So at first I was thinking it was nonsensical I said something along the lines of, "It's just two nouns back to back, it doesn't mean anything."
Then Lonespark pointed out that if someone said, "Book due," you'd understand that that.
One can imagine a person who wants to return a book on time but also wants it as long as possible having a count down:
Book due in three days
Book due in two days
Book due in one day
This give us an impression of a story, but not so much the Twilight Zone's The Monsters Are Due On Maple Street as Waiting for Godot. The forces of good and righteousness are completely ready to snap into action. Anticipation has been building, preparations have been made. Today is the day. Like the book, Devils Due!
But then, no Devils show up. Everything remains peaceful and idyllic. The divine vs. infernal action/suspense whatever movie cannot begin because the due devils don't show up. Devils Overdue. Fuck. The heroes are left to figure out what to do with themselves as nothing out of the ordinary goes wrong.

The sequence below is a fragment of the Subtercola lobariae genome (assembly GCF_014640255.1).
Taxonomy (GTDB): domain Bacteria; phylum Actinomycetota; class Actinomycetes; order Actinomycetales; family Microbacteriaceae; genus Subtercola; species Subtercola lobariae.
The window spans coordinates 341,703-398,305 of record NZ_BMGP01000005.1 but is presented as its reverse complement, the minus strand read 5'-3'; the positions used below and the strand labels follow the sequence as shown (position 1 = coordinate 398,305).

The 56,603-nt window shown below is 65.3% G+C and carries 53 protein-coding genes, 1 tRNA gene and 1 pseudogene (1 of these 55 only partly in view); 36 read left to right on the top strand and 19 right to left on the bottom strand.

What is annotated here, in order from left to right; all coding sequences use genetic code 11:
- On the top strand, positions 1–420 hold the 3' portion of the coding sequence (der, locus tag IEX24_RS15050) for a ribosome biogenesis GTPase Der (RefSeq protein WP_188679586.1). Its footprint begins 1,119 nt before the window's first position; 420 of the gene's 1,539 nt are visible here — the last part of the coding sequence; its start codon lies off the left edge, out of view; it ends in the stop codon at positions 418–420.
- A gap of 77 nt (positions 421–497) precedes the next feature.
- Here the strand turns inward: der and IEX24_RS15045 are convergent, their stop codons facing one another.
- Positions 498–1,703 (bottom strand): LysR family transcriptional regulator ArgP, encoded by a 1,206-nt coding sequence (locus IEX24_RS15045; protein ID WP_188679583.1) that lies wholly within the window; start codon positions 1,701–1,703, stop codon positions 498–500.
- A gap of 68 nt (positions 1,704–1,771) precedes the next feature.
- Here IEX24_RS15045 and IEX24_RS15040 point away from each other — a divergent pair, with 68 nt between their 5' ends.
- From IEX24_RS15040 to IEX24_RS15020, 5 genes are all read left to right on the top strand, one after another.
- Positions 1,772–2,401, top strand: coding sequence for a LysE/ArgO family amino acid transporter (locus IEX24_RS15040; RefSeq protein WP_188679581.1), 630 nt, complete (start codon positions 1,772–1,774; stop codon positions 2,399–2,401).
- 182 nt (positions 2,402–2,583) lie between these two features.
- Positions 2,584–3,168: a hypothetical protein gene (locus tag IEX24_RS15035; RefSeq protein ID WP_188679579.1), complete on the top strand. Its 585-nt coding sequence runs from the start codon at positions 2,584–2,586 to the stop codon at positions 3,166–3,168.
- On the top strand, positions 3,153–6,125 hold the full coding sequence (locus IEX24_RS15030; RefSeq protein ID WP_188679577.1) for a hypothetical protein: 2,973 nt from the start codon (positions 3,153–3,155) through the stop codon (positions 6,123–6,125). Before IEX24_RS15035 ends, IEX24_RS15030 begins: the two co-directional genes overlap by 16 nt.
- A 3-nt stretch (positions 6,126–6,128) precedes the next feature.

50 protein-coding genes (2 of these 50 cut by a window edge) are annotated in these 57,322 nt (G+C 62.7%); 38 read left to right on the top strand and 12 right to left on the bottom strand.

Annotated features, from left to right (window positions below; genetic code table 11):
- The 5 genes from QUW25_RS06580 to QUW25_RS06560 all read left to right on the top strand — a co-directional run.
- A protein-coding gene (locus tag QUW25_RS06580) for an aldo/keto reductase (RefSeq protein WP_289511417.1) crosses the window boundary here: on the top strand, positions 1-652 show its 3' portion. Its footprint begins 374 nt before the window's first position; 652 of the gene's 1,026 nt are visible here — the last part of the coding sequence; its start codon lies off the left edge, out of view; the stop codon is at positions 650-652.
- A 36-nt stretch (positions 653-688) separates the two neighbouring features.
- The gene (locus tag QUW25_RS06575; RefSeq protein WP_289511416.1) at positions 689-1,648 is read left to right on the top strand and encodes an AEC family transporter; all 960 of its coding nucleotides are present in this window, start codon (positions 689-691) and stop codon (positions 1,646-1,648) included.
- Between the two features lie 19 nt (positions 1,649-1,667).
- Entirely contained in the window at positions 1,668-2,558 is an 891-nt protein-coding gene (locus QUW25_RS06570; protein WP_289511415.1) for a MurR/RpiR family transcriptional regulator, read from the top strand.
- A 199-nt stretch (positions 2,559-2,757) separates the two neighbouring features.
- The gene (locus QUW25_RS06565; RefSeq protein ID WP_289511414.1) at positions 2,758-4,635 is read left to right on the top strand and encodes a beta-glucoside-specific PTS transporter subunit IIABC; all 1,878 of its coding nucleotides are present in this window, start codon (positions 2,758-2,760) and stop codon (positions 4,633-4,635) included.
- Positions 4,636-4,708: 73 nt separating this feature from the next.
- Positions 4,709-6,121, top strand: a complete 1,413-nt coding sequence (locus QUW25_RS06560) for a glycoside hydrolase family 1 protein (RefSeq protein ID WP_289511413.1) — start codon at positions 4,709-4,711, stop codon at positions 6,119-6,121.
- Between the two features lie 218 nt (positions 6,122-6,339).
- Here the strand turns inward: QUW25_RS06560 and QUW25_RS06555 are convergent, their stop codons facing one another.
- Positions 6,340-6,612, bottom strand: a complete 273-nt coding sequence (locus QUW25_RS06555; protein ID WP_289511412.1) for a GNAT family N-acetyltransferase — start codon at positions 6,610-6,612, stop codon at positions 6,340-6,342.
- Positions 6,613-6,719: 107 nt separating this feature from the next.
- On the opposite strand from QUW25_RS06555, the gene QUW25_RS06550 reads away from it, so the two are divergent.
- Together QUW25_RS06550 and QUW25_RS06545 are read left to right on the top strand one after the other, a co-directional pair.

Meanwhile the Devils are getting a tan.
Someone thinks that they've got horrible burns but they explain that no, it's just a good tan, if they stay out of the sun too long their skin gets so bright. One says, "Almost florescent."
But what about a different interpretation.
Due can also be about what is deserved. Perhaps someone did something bad and some devils are due, but note the "are" so we'll drop that and move on to payment.
Payment. The merchant gives the customer the order and says, "That's five devils due."
What sort of wares are paid for in devils (or services I suppose.) How does one go about rounding up the devils they have to pay with?
And, most importantly of all. Isn't this all more interesting than a story called, "Devil's Due," which sounds like it's a knock of Angel Heart (if it's what the devil is due) or Rosemary's Baby (if it's the devil's due date)?